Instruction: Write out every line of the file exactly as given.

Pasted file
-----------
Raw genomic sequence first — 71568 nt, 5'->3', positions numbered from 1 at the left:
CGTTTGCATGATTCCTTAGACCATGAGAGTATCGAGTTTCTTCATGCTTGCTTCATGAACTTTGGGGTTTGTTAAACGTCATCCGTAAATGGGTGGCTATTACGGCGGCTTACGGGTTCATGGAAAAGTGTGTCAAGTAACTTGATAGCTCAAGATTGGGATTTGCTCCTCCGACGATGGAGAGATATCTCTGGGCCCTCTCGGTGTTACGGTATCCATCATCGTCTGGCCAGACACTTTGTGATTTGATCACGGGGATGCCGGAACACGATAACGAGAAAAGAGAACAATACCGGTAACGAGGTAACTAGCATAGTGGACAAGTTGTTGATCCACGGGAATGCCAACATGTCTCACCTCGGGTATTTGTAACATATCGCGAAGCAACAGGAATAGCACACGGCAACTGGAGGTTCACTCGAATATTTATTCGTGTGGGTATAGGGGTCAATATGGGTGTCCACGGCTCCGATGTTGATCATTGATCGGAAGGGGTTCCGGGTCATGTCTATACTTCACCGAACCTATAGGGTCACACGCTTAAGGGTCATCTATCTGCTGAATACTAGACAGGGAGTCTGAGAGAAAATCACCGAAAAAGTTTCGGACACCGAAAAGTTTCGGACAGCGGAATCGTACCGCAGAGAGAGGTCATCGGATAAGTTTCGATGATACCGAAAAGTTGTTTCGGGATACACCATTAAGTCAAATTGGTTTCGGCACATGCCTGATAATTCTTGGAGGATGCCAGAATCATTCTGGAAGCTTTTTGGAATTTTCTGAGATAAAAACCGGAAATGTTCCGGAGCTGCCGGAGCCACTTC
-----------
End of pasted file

Raw genomic sequence first — 71568 nt, 5'->3', positions numbered from 1 at the left:
CGTTTGCATGATTCCTTAGACCATGAGAGTATCGAGTTTCTTCATGCTTGCTTCATGAACTTTGGGGTTTGTTAAACGTCATCCGTAAATGGGTGGCTATTACGGCGGCTTACGGGTTCATGGAAAAGTGTGTCAAGTAACTTGATAGCTCAAGATTGGGATTTGCTCCTCCGACGATGGAGAGATATCTCTGGGCCCTCTCGGTGTTACGGTATCCATCATCGTCTGGCCAGACACTTTGTGATTTGATCACGGGGATGCCGGAACACGATAACGAGAAAAGAGAACAATACCGGTAACGAGGTAACTAGCATAGTGGACAAGTTGTTGATCCACGGGAATGCCAACATGTCTCACCTCGGGTATTTGTAACATATCGCGAAGCAACAGGAATAGCACACGGCAACTGGAGGTTCACTCGAATATTTATTCGTGTGGGTATAGGGGTCAATATGGGTGTCCACGGCTCCGATGTTGATCATTGATCGGAAGGGGTTCCGGGTCATGTCTATACTTCACCGAACCTATAGGGTCACACGCTTAAGGGTCATCTATCTGCTGAATACTAGACAGGGAGTCTGAGAGAAAATCACCGAAAAAGTTTCGGACACCGAAAAGTTTCGGACAGCGGAATCGTACCGCAGAGAGAGGTCATCGGATAAGTTTCGATGATACCGAAAAGTTGTTTCGGGATACACCATTAAGTCAAATTGGTTTCGGCACATGCCTGATAATTCTTGGAGGATGCCAGAATCATTCTGGAAGCTTTTTGGAATTTTCTGAGATAAAAACCGGAAATGTTCCGGAGCTGCCGGAGCCACTTC